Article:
Over the last few weeks I’ve been planning a workshop with a fellow yoga teacher, Namita. It’s a workshop all about a specific asana, Natarajasana, with a physical and meditative practice that draws inspiration from the mythology behind the pose. And it got me thinking about how the myths and stories that sit – often quietly, not getting as much attention as they might deserve – behind the postures in our practice can add another element to our understanding of how yoga and creative work are connected.
The asana, which translates as ‘dancer’s pose’, takes its name from Nataraja, one of the many forms of Shiva; a Hindu deity who is one of three gods said to be responsible for creating, maintaining, and destroying the world. Shiva is the third of the three – the one who’s all about destruction. But it’s only through his destructive work that space is made for new worlds to be created. Shiva uses a drum to mark the passing of time, and deaths and rebirths – he dances to the rhythm that he beats on his drum, inside a circle of fire which represents the continuous cycle of death and rebirth. In the form of Nataraja, the ‘cosmic dancer’, Shiva wears a cobra around his neck and dances on top of a dwarf: the cobra is a symbol of human beings’ ignorance of their true selves, and the mischievous dwarf is a symbol of the human inclination to confuse the ego with the true self. By recognising and dancing on top of ignorance, and beating his drum to destruct, Shiva is said to clear the way for Brahma – the creator – to build and rebuild.
The story of Nataraja teaches, as the yogic texts teach, that nothing in the material world is permanent, and that we are not our egos; and we are not our emotions, or our jobs, or our clothes or our mobile phones or cars or our words or our thoughts. At the centre of it all, when everything else is cleared away, we are our true selves – and our true selves exist in a natural state of bliss (ananda).
When I talk about the aspects of yoga that are informed by Hindu mythology, I always feel compelled to add a note – to avoid alienation! – about the relationship between yoga and religion. It’s a huge discussion and the cause of much heated debate within and beyond the world of yoga practitioners, but to be brief…yoga is a mind/body practice that is not inherently religious; it is a practice of connectedness and self-exploration, which can be – and often is – used as part of religious practices. And many of the words and ideas used in yoga are drawn from religion – most notably, from various forms of Hinduism. But yoga is not a religion. And for many people, including myself, it is not a religious practice; it’s for exploring and studying and understanding and learning and connecting with ourselves and with all the other stuff outside of ourselves. But I think it would be reductive, and a disservice, not to pay attention to the philosophical, religious and spiritual beliefs which have been a part of shaping our practice into what it is today.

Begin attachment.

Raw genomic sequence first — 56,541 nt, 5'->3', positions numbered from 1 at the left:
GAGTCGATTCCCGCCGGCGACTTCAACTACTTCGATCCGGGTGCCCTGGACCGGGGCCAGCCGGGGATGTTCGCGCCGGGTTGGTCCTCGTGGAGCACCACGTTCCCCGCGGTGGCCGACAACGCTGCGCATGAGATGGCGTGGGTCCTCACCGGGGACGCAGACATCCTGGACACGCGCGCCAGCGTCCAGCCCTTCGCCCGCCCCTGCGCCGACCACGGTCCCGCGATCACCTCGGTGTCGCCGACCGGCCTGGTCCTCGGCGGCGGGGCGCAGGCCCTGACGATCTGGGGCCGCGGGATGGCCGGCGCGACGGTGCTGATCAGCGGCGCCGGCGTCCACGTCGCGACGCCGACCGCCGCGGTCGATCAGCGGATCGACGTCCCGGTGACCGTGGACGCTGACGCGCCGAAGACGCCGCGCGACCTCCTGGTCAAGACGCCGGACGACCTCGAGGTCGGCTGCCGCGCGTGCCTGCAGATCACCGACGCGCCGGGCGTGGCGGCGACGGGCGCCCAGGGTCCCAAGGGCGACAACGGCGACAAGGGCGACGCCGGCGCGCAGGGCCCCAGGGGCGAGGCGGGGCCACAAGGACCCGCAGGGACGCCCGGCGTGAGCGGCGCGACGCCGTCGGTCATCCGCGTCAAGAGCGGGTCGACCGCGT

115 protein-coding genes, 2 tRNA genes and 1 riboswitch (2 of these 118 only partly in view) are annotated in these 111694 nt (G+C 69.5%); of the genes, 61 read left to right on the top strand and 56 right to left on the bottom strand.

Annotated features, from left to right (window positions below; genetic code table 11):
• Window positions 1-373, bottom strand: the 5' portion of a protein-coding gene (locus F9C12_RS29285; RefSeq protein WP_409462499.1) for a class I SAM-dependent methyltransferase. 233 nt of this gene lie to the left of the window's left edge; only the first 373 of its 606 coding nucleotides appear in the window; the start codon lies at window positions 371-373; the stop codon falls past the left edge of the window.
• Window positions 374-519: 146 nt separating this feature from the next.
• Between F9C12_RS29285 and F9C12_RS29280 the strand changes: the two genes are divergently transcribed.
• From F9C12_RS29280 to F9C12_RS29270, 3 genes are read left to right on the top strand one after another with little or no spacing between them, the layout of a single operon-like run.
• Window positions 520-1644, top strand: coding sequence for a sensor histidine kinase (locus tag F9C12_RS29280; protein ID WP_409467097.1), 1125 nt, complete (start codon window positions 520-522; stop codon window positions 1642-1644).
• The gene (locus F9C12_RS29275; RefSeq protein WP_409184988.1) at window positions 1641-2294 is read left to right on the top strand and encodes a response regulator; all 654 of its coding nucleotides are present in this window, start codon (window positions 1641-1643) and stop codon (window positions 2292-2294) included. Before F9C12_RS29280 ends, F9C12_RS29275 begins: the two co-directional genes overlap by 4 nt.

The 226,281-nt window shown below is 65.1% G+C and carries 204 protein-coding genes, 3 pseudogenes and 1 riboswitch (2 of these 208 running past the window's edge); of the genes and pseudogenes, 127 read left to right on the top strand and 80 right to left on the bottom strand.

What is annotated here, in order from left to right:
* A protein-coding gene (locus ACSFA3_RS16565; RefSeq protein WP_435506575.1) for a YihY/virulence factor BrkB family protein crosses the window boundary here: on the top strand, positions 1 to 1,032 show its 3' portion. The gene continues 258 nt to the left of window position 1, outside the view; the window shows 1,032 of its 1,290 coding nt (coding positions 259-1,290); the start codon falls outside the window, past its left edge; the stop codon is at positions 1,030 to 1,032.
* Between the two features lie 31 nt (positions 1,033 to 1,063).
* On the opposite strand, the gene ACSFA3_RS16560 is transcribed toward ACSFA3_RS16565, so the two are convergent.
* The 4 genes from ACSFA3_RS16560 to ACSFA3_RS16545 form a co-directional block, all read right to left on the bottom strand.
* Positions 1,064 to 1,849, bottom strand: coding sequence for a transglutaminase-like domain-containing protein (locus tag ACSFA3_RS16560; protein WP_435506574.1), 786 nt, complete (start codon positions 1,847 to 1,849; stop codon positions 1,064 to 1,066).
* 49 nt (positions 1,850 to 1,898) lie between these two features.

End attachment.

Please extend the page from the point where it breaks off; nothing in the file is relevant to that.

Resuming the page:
The physical pose, Natarajasana, reflects the lessons of Nataraja in the ways in which it works with human anatomy – the physical body, and the subtle, energetic bodies. The big physical elements of it are balancing and backbending; balancing requires focus and concentration and for many people, it can require them to overcome a fear of falling, too. Backbending, as well as strengthening the spine, stretches the muscles of the superficial front line of the body – the core, the chest, the quads – and opens the heart. Strong backbends do often elicit an emotional response. Sometimes, a positive, joyful feeling of opening and release; sometimes, if that feeling of opening is unfamiliar or beyond the comfort zone of the practitioner, it can leave them feeling uncomfortably exposed. But that feeling of vulnerability can be part of the destruction of barriers held within the body that, when worked through gently, can lead to a feeling of strengthening and an increased willingness to be open. Like the beat of Shiva’s drum, the pose can mark the destruction of old habits, and make space for positive change.
The myth and the pose can translate beyond yoga practice: into our creative work. Natarajasana teaches us to let go and allow ourselves to lose things, because it teaches us that when we lose things, we make room for freedom and for new things. Hopefully, better things. And these are valuable lessons for people who want to make things, because part of creativity is going through processes which create material that we shouldn’t always hold onto (either the process, or the tangible outcome). Part of being continuously creative, and being successful in creative work, is letting go of old ideas and old material so that we can make new. It doesn’t mean that the stuff that came before hasn’t been useful to us, but that it’s important to relinquish control enough to understand that new things can be built on the foundations of old things without any visible traces of the old things still being present. In yoga and in creative practices we constantly learn, generate, unlearn, regenerate, rip things up and throw things away and burn space in our brains to build new work.
Van der Kooij, Arlana and Kaivalya, Arjuna. 2011. Myths of the Asanas. Mandala Publishing
Website: Shades of Yoga
Art: Nataraja by Satheesh Kanna. Found on God of Fine Things.